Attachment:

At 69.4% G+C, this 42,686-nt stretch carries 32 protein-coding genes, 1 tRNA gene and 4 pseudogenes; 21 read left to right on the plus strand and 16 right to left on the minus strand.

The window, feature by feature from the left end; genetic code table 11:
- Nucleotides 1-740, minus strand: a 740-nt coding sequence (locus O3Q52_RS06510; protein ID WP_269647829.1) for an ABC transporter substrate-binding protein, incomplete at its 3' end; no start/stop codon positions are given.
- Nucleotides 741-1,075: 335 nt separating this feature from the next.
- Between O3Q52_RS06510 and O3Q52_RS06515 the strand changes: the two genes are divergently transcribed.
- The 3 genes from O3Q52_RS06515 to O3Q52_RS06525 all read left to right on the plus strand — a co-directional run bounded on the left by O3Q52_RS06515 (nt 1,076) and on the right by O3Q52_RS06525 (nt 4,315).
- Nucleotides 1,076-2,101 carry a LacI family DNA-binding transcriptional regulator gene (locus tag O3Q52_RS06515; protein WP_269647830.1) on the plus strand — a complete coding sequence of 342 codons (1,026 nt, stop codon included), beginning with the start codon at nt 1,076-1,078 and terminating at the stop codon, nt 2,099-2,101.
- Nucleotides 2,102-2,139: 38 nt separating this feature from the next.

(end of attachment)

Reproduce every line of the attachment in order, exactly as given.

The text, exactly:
At 69.4% G+C, this 42,686-nt stretch carries 32 protein-coding genes, 1 tRNA gene and 4 pseudogenes; 21 read left to right on the plus strand and 16 right to left on the minus strand.

The window, feature by feature from the left end; genetic code table 11:
- Nucleotides 1-740, minus strand: a 740-nt coding sequence (locus O3Q52_RS06510; protein ID WP_269647829.1) for an ABC transporter substrate-binding protein, incomplete at its 3' end; no start/stop codon positions are given.
- Nucleotides 741-1,075: 335 nt separating this feature from the next.
- Between O3Q52_RS06510 and O3Q52_RS06515 the strand changes: the two genes are divergently transcribed.
- The 3 genes from O3Q52_RS06515 to O3Q52_RS06525 all read left to right on the plus strand — a co-directional run bounded on the left by O3Q52_RS06515 (nt 1,076) and on the right by O3Q52_RS06525 (nt 4,315).
- Nucleotides 1,076-2,101 carry a LacI family DNA-binding transcriptional regulator gene (locus tag O3Q52_RS06515; protein WP_269647830.1) on the plus strand — a complete coding sequence of 342 codons (1,026 nt, stop codon included), beginning with the start codon at nt 1,076-1,078 and terminating at the stop codon, nt 2,099-2,101.
- Nucleotides 2,102-2,139: 38 nt separating this feature from the next.